From Ars Technica;
"The latest confirmation of that comes with some pretty significant numbers behind it: 32 million, to be exact. That's how many passwords were obtained in a recent hack of the RockYou service. The hacker left a file with all the passwords on a public site, and security firm iMPERVA has now analyzed them. The numbers aren't pretty: about a third are less than six characters, and half are vulnerable to dictionary attacks. The most common password was 123456, and it was followed by 12345, 123456789, and Password."
So now you know how to become a successful hacker. It's worth pointing out that generally speaking your average website professional wouldn't be caught dead storing passwords in plain text anymore, which tends to mean that you don't come across amusing examples of terrible passwords, but from the prehistory of the 1990s doing some dbadmin on systems involved with login gave the following gems;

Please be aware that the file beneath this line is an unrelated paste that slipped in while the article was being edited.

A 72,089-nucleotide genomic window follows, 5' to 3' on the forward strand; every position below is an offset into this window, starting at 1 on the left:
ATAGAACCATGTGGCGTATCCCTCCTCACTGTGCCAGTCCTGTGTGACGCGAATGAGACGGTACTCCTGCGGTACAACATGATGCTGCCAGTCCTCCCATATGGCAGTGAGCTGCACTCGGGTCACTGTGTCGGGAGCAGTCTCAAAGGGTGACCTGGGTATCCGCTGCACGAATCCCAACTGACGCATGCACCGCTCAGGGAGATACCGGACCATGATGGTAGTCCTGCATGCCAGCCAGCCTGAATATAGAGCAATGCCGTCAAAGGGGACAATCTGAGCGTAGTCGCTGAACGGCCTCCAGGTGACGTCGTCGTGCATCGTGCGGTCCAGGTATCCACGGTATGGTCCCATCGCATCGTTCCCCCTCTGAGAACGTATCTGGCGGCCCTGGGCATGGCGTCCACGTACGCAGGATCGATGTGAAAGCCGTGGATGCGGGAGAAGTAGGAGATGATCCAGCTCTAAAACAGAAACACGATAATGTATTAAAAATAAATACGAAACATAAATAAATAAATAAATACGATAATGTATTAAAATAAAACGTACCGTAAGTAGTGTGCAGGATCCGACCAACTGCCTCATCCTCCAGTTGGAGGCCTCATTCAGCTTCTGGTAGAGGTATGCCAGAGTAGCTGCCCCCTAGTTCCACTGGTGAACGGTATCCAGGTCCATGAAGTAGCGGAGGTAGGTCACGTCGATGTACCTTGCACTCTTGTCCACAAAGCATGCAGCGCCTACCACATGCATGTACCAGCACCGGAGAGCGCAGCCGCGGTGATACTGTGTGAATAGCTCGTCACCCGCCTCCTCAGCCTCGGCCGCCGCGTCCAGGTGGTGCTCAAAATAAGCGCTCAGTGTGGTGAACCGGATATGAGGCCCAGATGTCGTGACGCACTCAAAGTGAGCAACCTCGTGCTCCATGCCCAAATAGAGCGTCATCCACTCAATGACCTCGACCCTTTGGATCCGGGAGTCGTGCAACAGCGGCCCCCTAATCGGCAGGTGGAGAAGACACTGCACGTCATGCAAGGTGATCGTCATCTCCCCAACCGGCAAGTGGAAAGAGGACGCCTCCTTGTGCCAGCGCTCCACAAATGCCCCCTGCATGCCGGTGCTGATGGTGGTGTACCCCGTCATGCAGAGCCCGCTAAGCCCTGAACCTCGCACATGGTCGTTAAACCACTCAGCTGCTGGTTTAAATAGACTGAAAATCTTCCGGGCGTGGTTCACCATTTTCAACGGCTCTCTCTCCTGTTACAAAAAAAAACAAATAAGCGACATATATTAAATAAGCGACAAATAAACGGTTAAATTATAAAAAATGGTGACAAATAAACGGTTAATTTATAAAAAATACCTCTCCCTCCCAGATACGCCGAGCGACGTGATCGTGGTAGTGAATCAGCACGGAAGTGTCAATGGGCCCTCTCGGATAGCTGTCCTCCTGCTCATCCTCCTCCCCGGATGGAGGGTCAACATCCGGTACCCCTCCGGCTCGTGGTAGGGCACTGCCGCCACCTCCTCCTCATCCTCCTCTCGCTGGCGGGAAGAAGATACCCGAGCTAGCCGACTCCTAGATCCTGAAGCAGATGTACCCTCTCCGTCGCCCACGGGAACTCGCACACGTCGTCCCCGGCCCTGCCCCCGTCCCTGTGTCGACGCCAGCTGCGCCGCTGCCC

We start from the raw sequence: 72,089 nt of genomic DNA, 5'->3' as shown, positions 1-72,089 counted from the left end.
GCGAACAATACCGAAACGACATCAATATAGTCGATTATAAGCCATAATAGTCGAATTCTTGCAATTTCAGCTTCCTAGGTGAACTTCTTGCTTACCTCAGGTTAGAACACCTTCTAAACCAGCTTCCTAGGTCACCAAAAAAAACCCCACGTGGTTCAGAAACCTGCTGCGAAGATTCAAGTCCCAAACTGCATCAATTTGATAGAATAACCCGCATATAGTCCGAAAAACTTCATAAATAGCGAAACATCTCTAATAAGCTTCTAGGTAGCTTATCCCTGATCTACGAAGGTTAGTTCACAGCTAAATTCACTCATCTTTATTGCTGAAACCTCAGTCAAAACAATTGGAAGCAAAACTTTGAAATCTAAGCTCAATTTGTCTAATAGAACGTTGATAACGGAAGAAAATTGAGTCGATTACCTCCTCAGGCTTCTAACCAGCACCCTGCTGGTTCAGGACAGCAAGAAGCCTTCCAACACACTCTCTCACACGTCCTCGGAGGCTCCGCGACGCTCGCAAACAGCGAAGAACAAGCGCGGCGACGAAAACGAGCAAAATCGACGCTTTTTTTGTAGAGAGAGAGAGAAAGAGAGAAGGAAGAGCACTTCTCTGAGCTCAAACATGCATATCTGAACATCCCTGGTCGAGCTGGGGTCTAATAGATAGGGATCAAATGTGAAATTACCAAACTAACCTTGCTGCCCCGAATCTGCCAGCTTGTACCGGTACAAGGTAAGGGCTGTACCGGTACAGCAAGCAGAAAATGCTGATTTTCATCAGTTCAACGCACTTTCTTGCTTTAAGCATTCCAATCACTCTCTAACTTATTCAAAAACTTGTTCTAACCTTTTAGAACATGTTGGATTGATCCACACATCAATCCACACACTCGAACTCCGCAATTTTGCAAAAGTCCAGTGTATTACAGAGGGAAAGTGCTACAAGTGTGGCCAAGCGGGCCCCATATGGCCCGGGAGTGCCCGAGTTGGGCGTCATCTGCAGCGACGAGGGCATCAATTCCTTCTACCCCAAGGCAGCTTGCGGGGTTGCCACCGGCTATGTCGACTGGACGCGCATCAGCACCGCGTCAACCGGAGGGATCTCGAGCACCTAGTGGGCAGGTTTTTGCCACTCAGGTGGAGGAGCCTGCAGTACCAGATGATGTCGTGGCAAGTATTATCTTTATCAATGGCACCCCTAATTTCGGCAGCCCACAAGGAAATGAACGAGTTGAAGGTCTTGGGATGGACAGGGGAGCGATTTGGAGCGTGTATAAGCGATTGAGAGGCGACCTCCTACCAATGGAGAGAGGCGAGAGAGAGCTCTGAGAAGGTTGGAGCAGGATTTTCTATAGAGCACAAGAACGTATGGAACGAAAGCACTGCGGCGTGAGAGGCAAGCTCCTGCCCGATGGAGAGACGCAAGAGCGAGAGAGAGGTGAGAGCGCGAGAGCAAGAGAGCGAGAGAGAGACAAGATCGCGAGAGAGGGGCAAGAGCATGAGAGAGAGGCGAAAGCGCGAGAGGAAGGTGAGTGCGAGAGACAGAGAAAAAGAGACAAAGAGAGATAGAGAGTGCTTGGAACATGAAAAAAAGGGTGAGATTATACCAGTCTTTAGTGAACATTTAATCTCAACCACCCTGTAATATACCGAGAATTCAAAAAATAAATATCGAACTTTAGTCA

So without further ado, how to create passwords.
Rule 1) ignore length. Length doesn't mean much unless someones determined to run brute force attacks, and usually you can get better results from lower hanging fruit.
Rule 2) Don't use single words. Take a leaf from AOLs old technique and intersect words in new and exciting ways. 'Juggaliciouscarnivore' isn't going to be dictionary attacked and is quite memorable if you like Dinosaurs with breasts.
Rule 3) Mix stuff up with punctuation and numbers. Variety is the spice of life.
Rule 4) Avoid birthdays, schools, friends names, pet names, wife's names and anything else connected to you.
Rule 5) Don't use the same password everywhere. Nothing will fuck you up more than the day that there's a database leak and someone gets your email account. Generally the email account is the touchstone for all other security.